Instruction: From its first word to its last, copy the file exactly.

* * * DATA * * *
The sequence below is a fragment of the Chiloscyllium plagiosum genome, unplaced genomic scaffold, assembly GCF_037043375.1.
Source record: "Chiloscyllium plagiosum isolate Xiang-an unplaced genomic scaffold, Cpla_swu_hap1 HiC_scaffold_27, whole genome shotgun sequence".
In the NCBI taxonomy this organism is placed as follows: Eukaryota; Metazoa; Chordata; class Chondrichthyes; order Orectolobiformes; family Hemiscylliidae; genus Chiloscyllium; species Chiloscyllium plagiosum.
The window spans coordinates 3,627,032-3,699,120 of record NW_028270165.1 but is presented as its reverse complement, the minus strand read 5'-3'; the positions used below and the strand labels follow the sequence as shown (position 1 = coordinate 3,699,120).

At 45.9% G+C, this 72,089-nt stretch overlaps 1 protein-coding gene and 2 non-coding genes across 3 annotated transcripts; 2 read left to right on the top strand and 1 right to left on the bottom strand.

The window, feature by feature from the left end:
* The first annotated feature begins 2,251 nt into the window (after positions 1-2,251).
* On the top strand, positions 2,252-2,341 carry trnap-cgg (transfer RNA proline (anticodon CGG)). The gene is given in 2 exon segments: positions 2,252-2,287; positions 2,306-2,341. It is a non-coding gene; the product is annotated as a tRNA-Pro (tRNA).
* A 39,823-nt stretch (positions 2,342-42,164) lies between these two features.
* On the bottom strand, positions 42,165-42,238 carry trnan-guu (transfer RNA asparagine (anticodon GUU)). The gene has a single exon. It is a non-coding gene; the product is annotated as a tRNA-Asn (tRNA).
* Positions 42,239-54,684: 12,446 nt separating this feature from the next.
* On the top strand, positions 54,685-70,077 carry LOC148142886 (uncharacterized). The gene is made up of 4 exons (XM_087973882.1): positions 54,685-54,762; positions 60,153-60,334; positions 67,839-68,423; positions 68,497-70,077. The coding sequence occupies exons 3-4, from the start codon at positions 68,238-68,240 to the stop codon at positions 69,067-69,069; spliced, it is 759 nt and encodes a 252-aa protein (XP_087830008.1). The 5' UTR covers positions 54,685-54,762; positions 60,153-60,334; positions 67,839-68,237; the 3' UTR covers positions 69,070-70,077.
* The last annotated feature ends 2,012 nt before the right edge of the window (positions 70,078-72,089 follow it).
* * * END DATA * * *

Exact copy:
The sequence below is a fragment of the Chiloscyllium plagiosum genome, unplaced genomic scaffold, assembly GCF_037043375.1.
Source record: "Chiloscyllium plagiosum isolate Xiang-an unplaced genomic scaffold, Cpla_swu_hap1 HiC_scaffold_27, whole genome shotgun sequence".
In the NCBI taxonomy this organism is placed as follows: Eukaryota; Metazoa; Chordata; class Chondrichthyes; order Orectolobiformes; family Hemiscylliidae; genus Chiloscyllium; species Chiloscyllium plagiosum.
The window spans coordinates 3,627,032-3,699,120 of record NW_028270165.1 but is presented as its reverse complement, the minus strand read 5'-3'; the positions used below and the strand labels follow the sequence as shown (position 1 = coordinate 3,699,120).

At 45.9% G+C, this 72,089-nt stretch overlaps 1 protein-coding gene and 2 non-coding genes across 3 annotated transcripts; 2 read left to right on the top strand and 1 right to left on the bottom strand.

The window, feature by feature from the left end:
* The first annotated feature begins 2,251 nt into the window (after positions 1-2,251).
* On the top strand, positions 2,252-2,341 carry trnap-cgg (transfer RNA proline (anticodon CGG)). The gene is given in 2 exon segments: positions 2,252-2,287; positions 2,306-2,341. It is a non-coding gene; the product is annotated as a tRNA-Pro (tRNA).
* A 39,823-nt stretch (positions 2,342-42,164) lies between these two features.
* On the bottom strand, positions 42,165-42,238 carry trnan-guu (transfer RNA asparagine (anticodon GUU)). The gene has a single exon. It is a non-coding gene; the product is annotated as a tRNA-Asn (tRNA).
* Positions 42,239-54,684: 12,446 nt separating this feature from the next.
* On the top strand, positions 54,685-70,077 carry LOC148142886 (uncharacterized). The gene is made up of 4 exons (XM_087973882.1): positions 54,685-54,762; positions 60,153-60,334; positions 67,839-68,423; positions 68,497-70,077. The coding sequence occupies exons 3-4, from the start codon at positions 68,238-68,240 to the stop codon at positions 69,067-69,069; spliced, it is 759 nt and encodes a 252-aa protein (XP_087830008.1). The 5' UTR covers positions 54,685-54,762; positions 60,153-60,334; positions 67,839-68,237; the 3' UTR covers positions 69,070-70,077.
* The last annotated feature ends 2,012 nt before the right edge of the window (positions 70,078-72,089 follow it).